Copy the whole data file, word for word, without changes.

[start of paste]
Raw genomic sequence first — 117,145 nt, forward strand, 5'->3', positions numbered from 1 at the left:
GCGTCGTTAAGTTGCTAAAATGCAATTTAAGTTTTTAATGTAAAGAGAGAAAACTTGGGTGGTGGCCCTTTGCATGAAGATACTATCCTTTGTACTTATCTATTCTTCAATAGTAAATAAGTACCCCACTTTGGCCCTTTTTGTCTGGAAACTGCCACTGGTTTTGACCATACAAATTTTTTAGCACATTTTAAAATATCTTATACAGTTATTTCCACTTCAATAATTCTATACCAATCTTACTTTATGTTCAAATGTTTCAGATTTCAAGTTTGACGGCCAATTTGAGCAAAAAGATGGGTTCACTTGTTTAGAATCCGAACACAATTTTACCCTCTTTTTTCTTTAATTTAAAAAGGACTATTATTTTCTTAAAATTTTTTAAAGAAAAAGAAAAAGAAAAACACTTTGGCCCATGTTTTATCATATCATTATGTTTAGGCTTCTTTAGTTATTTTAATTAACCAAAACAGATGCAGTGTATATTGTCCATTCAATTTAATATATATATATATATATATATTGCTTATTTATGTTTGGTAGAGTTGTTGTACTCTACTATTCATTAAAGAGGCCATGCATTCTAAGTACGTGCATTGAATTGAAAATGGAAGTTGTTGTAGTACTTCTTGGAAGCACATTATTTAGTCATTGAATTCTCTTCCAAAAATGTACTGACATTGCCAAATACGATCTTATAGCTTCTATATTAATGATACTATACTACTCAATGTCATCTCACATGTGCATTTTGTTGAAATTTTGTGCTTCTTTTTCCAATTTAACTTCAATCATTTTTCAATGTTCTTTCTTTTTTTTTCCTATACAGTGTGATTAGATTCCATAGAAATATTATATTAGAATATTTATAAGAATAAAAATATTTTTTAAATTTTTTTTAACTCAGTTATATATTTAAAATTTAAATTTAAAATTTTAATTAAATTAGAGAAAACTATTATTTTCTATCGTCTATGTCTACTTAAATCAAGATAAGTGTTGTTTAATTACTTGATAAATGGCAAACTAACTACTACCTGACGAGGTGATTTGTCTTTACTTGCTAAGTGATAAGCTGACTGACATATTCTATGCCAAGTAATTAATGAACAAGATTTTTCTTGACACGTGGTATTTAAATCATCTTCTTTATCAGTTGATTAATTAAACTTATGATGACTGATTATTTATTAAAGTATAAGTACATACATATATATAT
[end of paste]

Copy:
Raw genomic sequence first — 117,145 nt, forward strand, 5'->3', positions numbered from 1 at the left:
GCGTCGTTAAGTTGCTAAAATGCAATTTAAGTTTTTAATGTAAAGAGAGAAAACTTGGGTGGTGGCCCTTTGCATGAAGATACTATCCTTTGTACTTATCTATTCTTCAATAGTAAATAAGTACCCCACTTTGGCCCTTTTTGTCTGGAAACTGCCACTGGTTTTGACCATACAAATTTTTTAGCACATTTTAAAATATCTTATACAGTTATTTCCACTTCAATAATTCTATACCAATCTTACTTTATGTTCAAATGTTTCAGATTTCAAGTTTGACGGCCAATTTGAGCAAAAAGATGGGTTCACTTGTTTAGAATCCGAACACAATTTTACCCTCTTTTTTCTTTAATTTAAAAAGGACTATTATTTTCTTAAAATTTTTTAAAGAAAAAGAAAAAGAAAAACACTTTGGCCCATGTTTTATCATATCATTATGTTTAGGCTTCTTTAGTTATTTTAATTAACCAAAACAGATGCAGTGTATATTGTCCATTCAATTTAATATATATATATATATATATATTGCTTATTTATGTTTGGTAGAGTTGTTGTACTCTACTATTCATTAAAGAGGCCATGCATTCTAAGTACGTGCATTGAATTGAAAATGGAAGTTGTTGTAGTACTTCTTGGAAGCACATTATTTAGTCATTGAATTCTCTTCCAAAAATGTACTGACATTGCCAAATACGATCTTATAGCTTCTATATTAATGATACTATACTACTCAATGTCATCTCACATGTGCATTTTGTTGAAATTTTGTGCTTCTTTTTCCAATTTAACTTCAATCATTTTTCAATGTTCTTTCTTTTTTTTTCCTATACAGTGTGATTAGATTCCATAGAAATATTATATTAGAATATTTATAAGAATAAAAATATTTTTTAAATTTTTTTTAACTCAGTTATATATTTAAAATTTAAATTTAAAATTTTAATTAAATTAGAGAAAACTATTATTTTCTATCGTCTATGTCTACTTAAATCAAGATAAGTGTTGTTTAATTACTTGATAAATGGCAAACTAACTACTACCTGACGAGGTGATTTGTCTTTACTTGCTAAGTGATAAGCTGACTGACATATTCTATGCCAAGTAATTAATGAACAAGATTTTTCTTGACACGTGGTATTTAAATCATCTTCTTTATCAGTTGATTAATTAAACTTATGATGACTGATTATTTATTAAAGTATAAGTACATACATATATATAT